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EVIDENCE - Witnesses - Credibility

Thursday, October 01, 2020 @ 6:12 AM  

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Appeal by the accused from conviction for sexual assault. The issue at trial was whether the activity was consensual. The appellant and complainant left a nightclub after drinking and took a taxi to the complainant’s residence. The appellant alleged consensual sexual activity took place in the taxi. The complainant denied this. The complainant claimed she allowed the appellant to sleep at her residence so that he would not have to walk home in poor weather. The complainant claimed the appellant forced her to have intercourse with him. The appellant alleged all sexual activity was consensual. The judge acknowledged there were parts of the appellant’s testimony that she could not dismiss because they were consistent with evidence provided by the complainant and other witnesses but found there were other aspects of the appellant’s testimony that were both internally and externally inconsistent. The judge also acknowledged there were difficulties with the complainant’s evidence. There were inconsistencies between her testimony and prior statements she made about the events. However, the judge found that the defence was only able to impeach the complainant on peripheral details and her evidence with respect to the core allegation of sexual assault was generally consistent and was supported by other Crown evidence. The appellant argued that the judge committed reversible error in her assessment of credibility and that his cross-examination was improper and undermined the fairness of his trial.

HELD: Appeal allowed. New trial ordered. The judge erred in law by taking an unbalanced approach to the assessment of credibility which resulted in an unfair trial. The credibility assessment as between the appellant and the complainant was rendered uneven because the trial judge adversely assessed the appellant’s evidence using speculative reasoning, her credibility assessment relied upon the fruits of improper cross‑examination, and the judge failed to appreciate significant inconsistencies and contradictions involving the complainant’s evidence and to resolve them before accepting the complainant’s evidence as proving non‑consent. The reasons for conviction revealed a speculative assumption about the appellant’s ability to sustain prolonged physical effort based on his training as a powerlifter. That assumption played an integral role in disbelieving the appellant’s narrative about sexual interaction during the cab ride. The way the subject of intoxication was explored in the appellant’s cross‑examination was problematic because it was bound up with demands made of him that he explain the evidence provided by others, or that he comment on the veracity of their testimony. The questions posed to the appellant invited him to provide reasons for why the Crown’s witnesses observed the things they described, or why they formed the opinions about his intoxication that they expressed at trial. The Crown’s repeated invitation to provide reasons for the evidence of other witnesses laid the groundwork, in material part, for a finding that the appellant was intentionally trying to distance himself from the descriptions of him as intoxicated. The judge found precisely that, and her finding carried significance in the credibility assessment, tainting the reasoning process. The reasons for conviction reflected a failure to appreciate and resolve several inconsistencies and contradictions involving the complainant’s evidence that carried significance to the overall credibility assessment. The absence of a demonstrated appreciation for, and grappling with, the inconsistencies and contradictions supported the appellant’s submission that in making her credibility findings, the judge applied a more rigorous scrutiny to the defence evidence than to that tendered by the Crown.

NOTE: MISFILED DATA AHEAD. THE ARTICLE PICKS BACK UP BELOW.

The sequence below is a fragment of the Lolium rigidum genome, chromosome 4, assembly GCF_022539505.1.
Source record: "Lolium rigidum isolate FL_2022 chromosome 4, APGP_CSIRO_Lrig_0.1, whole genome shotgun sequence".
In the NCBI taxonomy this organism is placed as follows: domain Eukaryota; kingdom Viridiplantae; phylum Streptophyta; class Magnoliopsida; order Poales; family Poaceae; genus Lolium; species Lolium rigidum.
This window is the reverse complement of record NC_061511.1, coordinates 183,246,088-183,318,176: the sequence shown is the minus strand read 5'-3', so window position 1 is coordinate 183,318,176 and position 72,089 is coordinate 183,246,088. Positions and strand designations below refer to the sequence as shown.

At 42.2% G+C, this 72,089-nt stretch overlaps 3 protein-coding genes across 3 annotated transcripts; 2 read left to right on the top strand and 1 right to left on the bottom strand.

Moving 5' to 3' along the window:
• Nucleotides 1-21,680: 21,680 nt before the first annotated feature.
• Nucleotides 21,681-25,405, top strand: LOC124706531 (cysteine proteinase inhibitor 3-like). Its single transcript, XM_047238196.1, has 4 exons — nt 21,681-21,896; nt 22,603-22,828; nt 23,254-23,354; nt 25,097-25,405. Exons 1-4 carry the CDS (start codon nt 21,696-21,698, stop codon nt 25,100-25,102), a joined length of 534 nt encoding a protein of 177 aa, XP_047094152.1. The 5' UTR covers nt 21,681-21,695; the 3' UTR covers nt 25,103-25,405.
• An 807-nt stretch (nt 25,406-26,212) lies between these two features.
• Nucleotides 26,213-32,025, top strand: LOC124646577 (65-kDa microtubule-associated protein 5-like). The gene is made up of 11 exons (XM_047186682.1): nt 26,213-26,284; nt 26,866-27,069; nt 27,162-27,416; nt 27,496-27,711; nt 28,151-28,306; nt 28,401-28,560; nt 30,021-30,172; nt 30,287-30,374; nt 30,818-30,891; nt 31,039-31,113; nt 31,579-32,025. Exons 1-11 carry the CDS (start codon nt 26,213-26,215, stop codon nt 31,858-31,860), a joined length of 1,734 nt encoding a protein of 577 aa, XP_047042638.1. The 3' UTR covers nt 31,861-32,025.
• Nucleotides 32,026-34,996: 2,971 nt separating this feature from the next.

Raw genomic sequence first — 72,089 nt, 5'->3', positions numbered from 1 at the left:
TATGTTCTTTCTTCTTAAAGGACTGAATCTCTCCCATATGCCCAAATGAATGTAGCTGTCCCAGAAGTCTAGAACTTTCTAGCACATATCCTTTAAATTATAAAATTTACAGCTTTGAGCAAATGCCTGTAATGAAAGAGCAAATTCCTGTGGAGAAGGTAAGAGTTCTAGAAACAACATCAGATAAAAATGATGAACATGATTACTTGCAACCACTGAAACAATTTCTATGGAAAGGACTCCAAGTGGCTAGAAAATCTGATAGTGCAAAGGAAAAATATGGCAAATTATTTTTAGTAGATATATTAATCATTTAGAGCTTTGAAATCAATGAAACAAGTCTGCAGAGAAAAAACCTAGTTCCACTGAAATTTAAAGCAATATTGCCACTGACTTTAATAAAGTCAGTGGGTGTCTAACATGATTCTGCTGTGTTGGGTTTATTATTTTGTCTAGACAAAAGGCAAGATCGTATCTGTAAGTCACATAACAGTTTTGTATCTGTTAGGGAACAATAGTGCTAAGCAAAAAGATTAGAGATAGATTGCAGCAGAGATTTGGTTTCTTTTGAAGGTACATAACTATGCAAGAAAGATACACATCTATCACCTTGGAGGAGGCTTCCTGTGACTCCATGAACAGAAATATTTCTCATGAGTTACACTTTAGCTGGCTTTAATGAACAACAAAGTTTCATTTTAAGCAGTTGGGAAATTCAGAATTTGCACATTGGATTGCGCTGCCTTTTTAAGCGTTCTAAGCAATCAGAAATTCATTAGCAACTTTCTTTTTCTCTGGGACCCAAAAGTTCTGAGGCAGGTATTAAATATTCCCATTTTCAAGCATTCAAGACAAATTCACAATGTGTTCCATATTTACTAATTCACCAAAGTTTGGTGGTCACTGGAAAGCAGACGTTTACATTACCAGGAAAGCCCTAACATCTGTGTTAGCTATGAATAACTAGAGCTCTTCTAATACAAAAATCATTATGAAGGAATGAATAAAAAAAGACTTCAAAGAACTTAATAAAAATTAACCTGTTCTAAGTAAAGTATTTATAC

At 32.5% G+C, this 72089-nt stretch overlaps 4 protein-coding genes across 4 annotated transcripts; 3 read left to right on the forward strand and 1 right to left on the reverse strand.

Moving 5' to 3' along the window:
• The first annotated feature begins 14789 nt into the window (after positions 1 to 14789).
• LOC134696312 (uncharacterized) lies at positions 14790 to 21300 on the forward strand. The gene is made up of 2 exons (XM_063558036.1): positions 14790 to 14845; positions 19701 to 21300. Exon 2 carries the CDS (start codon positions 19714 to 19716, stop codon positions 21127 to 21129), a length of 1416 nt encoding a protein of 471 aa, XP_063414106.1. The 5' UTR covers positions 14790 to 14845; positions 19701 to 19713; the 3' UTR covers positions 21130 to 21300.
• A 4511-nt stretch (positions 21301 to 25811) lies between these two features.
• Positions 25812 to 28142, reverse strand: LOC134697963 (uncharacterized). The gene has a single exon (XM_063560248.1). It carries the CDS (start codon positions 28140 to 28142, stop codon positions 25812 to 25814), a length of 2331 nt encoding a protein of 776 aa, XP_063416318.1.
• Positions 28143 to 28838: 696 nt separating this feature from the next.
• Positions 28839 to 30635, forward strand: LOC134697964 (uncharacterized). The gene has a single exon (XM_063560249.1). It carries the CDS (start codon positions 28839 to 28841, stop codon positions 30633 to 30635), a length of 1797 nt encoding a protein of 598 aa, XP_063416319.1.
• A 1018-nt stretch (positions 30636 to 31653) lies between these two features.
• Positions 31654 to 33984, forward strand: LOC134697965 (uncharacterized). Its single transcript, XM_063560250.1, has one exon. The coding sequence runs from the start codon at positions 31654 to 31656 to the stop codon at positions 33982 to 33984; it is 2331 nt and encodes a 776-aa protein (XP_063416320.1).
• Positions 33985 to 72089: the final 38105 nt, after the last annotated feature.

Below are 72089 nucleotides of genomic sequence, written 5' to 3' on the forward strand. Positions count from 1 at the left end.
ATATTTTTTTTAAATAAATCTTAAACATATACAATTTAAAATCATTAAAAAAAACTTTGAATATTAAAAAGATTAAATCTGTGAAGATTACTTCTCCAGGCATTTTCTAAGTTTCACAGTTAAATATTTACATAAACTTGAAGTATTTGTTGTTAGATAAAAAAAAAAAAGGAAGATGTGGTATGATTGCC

R. v. Roth, [2020] B.C.J. No. 1333, British Columbia Court of Appeal, D.C. Harris, L.A. Fenlon and J. DeWitt-Van Oosten JJ.A., August 27, 2020. Digest No. TLD-September282020007